There are many attributes that we use on a daily basis when writing HTML. Attributes such as
<img> tags which allows us provide a source destination for where our image resides.
These are the kind of attributes that most of us are familiar with. Many of them are necessary for the particular element to function as intended. There are however many other attributes that like me, you might not have even known existed.
Recently I completed a HTML quiz and was surprised at how many attributes I had never seen before. So let's explore some of these attributes together including what they do, when to use them and what elements they suitable with.
translate is an enumerated attribute meaning we need to explicitly pass
translate="no" as opposed to just
translate. It is used to instruct translation tools whether or not the text node of an element and its attribute values that are able to be translated, should be translated.
Think of a situation where your site is being translated to another language but you would prefer if your brand name was not translated. You can instruct these translation tools to not translate it by passing the attribute
Furthermore this attribute is respected by major automatic translation technologies such as Google Translate although it is not currently supported by Firefox or Internet Explorer. It could also be picked up by a human's translator tool.
Setting this attribute to
translate="yes" is unlikely to ever be required because a lack of any
translate attributes on the page signals to the translation tool that everything is to be translated anyway. Although if you need to override this for a particular then maybe you should consider setting this attribute to
<a href="/" translate="no"> My Brand Name </a>
This attribute is used to change the direction of the elements text content and has three possible states. However it should not be used as a method of aligning text because using
dir="rtl" with an
dir="ltr" based font will mean your full stops will be in the incorrect position on the left side of the text.
Left-to-right text direction. This is the default value.
Right-to-left text-direction. Languages such as arabic, hebrew, and pashto are written in this direction.
Allows the browser to decide the value based on an algorithm that checks for strong directionality in the elements text characters.
<header> <h1> dir attribute changes the direction of the elements text content </h1> <p dir="rtl"> Text is in english but is aligned to the right without any influence from CSS although punctuation might be out of place. </p> </header>
This attribute is used to determine whether or not an elements text content may be checked for spelling and grammar mistakes. It can be applied to any element that contains the
contenteditable attribute which allows for its text to be edited by the user.
This however is not recommended especially for production code because. You can however use it on an
<textarea> element as long as the
<input> element is not of type
It is also an enumerated attribute which means you must explicitly pass
<textarea contenteditable="true" spellcheck="true"> spellcheck enabled with editable conten. </textarea> <textarea spellcheck="false"> spellcheck disabl. </textarea>
ping attribute is used on an
<a> element and when clicked it sends a POST request with the body "ping" to the url or multiple urls specified which can also be written as a space seperated list of urls.
A use case for this attribute could be analytics where the owner of the site wants to keep a record of the number of clicks on the link.
<a href="https://something.com" ping="https://analytics.com"> Checkout this content </a>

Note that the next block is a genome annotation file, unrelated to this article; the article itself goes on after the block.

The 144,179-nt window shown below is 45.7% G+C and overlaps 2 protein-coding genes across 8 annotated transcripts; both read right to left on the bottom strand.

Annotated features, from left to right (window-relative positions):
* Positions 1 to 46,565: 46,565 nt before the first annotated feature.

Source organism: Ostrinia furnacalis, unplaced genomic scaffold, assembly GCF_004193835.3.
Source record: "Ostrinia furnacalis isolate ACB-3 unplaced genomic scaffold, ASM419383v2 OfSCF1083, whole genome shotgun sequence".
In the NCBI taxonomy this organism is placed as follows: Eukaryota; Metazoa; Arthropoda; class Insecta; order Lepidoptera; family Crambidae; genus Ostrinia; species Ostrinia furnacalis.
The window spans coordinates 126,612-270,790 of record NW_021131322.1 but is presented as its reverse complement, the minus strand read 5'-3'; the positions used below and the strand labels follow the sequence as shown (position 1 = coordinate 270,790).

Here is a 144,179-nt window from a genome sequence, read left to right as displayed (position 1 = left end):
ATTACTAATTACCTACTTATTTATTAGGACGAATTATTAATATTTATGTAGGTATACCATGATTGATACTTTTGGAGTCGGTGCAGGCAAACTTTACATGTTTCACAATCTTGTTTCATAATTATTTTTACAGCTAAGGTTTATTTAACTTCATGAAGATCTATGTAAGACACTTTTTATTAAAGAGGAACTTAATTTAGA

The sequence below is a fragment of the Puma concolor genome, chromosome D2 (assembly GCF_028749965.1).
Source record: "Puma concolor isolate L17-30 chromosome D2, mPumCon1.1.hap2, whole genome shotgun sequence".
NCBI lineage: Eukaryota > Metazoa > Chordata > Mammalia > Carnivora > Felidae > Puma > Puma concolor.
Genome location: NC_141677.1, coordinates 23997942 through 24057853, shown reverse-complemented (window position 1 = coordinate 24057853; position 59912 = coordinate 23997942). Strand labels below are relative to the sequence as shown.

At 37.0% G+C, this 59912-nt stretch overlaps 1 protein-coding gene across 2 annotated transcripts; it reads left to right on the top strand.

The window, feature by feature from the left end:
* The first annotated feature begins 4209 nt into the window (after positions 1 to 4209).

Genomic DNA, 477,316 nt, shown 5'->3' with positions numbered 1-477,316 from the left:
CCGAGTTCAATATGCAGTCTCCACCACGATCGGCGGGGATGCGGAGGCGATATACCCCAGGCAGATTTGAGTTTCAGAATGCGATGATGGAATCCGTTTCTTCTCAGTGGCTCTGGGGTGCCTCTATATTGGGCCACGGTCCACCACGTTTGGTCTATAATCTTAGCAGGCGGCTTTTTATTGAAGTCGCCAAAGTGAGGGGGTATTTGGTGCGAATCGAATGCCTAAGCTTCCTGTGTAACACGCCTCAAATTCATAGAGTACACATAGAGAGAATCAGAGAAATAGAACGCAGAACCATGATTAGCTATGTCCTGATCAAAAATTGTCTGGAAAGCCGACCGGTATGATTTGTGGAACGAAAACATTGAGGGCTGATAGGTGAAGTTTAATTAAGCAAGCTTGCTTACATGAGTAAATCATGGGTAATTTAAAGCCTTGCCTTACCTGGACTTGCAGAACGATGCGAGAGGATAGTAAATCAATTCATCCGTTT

We can use the
download attribute on the
<a> tag in combination with the
href attribute that we use all the time. When the user clicks on the link the file attributed to the
href tag will be downloaded. You can also set a custom filename for the download by assigning a value to the download such as
download="my-burger-menu" or just
download for the original filename provided by the
<a href="my-burger-menu.pdf" download="brand-menu"> Download our full menu here! </a>
hreflang attribute is used to instruct the browser as to which language the page is served with allowing its users to be provided with the correct version. It can then provide the site to users during browser searches if they are searching in that specific language. It could be included in either the sitemap, http header or the page markup and you can also target more than one country per page.
To use the
hreflang attribute we can pass in the required two letter language code and the optional two letter country code for example for German it would be
rel attribute belongs to the
link tag that we often use in the
head of a HTML document to link things such as stylesheets, icon packages and so on. Its most common job is to inform the search engines about the relationships that exist between your sites pages. When this attribute is set to
rel="alternate" in combination with
hreflang="de" we are successfully indicating the intended audience of the page.
<link rel="alternate" hreflang="de" href="https://something.de">
If for some reason you would like to start you ordered list from a specific number then we can set the
start attribute to an integer.
<ol start="5"> <li>Five</li> <li>Six</li> <li>Seven</li> </ol>
reversed attribute will reverse the order of list's item instead sorting the list from the highest to the lowest.
<ol start="5" reversed> <li>something</li> <li>something else</li> <li>something more</li> </ol>
Images are often the primary reason as to why your web page's initial load could be slow. Perhaps they are not optimized or maybe your page is trying to load all of the images on the page on the initial load. One way we can speed up this initial load speed is by only loading the images which the user will see after the page loads.
There is a native solution in HTML which can help use with this. We can add the
loading="lazy" attribute on an
<img> element which instructs the browser to defer loading the image until a certain calculated distance from the viewport is reached. The default option for this attribute is
loading="eager" which will load the image immediately on page load.
<img alt="a nice descriptive alt" loading="lazy" src="myimage.webp">
Another attribute for our images is the
decoding attribute which allows us to specify how we would like our images decoded with page load. Specifically we can tell the browser whether we want it to decode the images synchronously or asynchronously. It takes three possible values: